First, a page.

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Bill-bashers vs. Ballybunion
December 10, 2001
Bill Clinton is still a divisive figure—at least in Ireland, where a statue of the former president in the town of Ballybunion is raising the hackles of U.S. golf tourists. The seven-foot-tall bronze of Clinton teeing off commemorates his 1995 visit to the famed Ballybunion Golf Club, which made him an honorary member. Placed on Main Street outside the police station, the statue is still the only one in the world of Clinton—and for some Americans that's one too many. "The majority of golfers who come here from the U.S. are Republicans, and they hate the sight of it," says Frank Quilter, a local businessman who raised nearly $40,000 to erect the statue in '98. "There have been nightly donnybrooks in the pubs over the statue. It drives some Americans mad."
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December 10, 2001

Bill-bashers Vs. Ballybunion

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Bill Clinton is still a divisive figure—at least in Ireland, where a statue of the former president in the town of Ballybunion is raising the hackles of U.S. golf tourists. The seven-foot-tall bronze of Clinton teeing off commemorates his 1995 visit to the famed Ballybunion Golf Club, which made him an honorary member. Placed on Main Street outside the police station, the statue is still the only one in the world of Clinton—and for some Americans that's one too many. "The majority of golfers who come here from the U.S. are Republicans, and they hate the sight of it," says Frank Quilter, a local businessman who raised nearly $40,000 to erect the statue in '98. "There have been nightly donnybrooks in the pubs over the statue. It drives some Americans mad."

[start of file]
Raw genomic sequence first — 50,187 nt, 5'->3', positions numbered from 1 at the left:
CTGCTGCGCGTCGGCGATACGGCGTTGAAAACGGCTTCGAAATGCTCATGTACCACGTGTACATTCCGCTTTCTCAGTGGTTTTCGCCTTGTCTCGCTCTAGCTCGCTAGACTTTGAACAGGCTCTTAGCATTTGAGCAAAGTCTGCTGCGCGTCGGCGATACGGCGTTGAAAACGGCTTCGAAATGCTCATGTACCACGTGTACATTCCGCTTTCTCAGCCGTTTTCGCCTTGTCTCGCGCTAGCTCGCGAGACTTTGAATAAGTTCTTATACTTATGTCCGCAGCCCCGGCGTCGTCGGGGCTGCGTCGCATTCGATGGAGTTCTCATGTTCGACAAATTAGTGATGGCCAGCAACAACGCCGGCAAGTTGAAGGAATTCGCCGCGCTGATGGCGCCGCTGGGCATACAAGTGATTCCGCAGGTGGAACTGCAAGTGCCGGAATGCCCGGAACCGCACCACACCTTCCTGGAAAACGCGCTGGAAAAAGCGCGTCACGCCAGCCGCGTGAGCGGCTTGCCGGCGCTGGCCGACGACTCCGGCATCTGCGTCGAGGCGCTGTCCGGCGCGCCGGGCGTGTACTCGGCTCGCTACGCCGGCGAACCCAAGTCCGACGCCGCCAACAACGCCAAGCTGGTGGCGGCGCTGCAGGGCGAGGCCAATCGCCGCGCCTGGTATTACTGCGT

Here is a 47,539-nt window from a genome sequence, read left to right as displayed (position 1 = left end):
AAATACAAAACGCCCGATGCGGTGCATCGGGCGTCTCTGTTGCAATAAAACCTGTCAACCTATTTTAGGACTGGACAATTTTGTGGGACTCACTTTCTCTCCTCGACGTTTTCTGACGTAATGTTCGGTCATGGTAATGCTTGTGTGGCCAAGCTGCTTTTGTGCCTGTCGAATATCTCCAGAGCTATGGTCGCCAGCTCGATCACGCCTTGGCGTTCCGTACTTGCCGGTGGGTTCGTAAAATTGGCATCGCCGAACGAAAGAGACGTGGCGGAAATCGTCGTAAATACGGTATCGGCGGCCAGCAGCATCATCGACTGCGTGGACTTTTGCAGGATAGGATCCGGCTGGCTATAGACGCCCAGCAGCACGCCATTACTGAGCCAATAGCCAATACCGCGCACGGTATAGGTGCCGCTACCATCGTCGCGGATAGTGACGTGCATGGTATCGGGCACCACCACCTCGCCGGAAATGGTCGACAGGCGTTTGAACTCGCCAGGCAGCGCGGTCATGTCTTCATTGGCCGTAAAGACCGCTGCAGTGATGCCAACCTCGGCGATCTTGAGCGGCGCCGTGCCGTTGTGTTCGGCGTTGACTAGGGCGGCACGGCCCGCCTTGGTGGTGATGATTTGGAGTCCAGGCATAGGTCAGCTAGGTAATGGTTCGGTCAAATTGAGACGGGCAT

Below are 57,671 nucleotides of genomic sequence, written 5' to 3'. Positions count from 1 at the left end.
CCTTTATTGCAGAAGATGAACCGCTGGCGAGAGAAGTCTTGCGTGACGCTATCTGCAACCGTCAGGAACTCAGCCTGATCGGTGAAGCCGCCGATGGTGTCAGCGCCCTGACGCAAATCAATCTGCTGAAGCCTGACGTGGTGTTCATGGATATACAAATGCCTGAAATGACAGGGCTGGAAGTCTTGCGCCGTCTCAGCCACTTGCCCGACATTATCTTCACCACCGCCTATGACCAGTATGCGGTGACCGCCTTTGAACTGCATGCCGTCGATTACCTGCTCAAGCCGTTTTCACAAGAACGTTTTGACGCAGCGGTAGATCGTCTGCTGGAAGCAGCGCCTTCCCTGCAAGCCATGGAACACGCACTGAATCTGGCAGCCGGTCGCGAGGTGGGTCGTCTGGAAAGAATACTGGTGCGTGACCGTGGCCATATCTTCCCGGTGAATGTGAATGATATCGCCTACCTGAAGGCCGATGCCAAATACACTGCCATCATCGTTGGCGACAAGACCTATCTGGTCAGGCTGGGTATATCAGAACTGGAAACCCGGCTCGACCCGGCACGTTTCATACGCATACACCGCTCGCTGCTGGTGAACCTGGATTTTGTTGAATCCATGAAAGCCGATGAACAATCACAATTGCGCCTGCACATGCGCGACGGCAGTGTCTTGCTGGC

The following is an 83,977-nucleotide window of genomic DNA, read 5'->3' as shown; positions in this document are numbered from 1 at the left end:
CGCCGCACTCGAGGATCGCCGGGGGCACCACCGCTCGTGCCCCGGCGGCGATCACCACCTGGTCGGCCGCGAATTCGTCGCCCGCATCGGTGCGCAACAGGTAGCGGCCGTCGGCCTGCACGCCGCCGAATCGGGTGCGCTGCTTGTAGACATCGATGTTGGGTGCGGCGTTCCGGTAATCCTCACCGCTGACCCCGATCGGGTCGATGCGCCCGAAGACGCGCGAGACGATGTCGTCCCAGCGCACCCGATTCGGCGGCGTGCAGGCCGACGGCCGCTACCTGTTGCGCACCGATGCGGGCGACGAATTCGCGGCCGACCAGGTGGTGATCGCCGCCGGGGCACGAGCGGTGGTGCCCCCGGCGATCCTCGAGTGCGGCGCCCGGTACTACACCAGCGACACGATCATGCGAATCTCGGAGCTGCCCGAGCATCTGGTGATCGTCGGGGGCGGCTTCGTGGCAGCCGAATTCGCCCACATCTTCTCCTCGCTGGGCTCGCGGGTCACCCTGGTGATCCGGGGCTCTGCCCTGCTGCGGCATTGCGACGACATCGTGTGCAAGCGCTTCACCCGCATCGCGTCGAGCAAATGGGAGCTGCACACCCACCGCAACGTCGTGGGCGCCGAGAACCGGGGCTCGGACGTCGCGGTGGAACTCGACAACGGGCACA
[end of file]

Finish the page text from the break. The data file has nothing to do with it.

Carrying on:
For the people of Ballybunion, however, the Clinton statue serves as a symbol of Ireland-U.S. friendship. It has never been vandalized, and after the Sept. II attacks the townsfolk laid wreaths and flowers at its base. Jackie Hourigan, chairman of the Ballybunion Development Company, says the decision to honor Clinton was a natural one. "We had the most powerful man in the world here, and the most talked about at the time. He's very, very popular, especially for his work to get peace in Ireland."

Hourigan isn't about to get bogged down in U.S. partisan politics, and he vows that the town won't bow to pressure from those who take issue with the statue. "We tell them that if they can get President Bush to come and golf here," says Hourigan, "we'll put up a statue for him, too. And eight years hence, if Hillary Clinton comes to power, we'll happily put up one for her as well."

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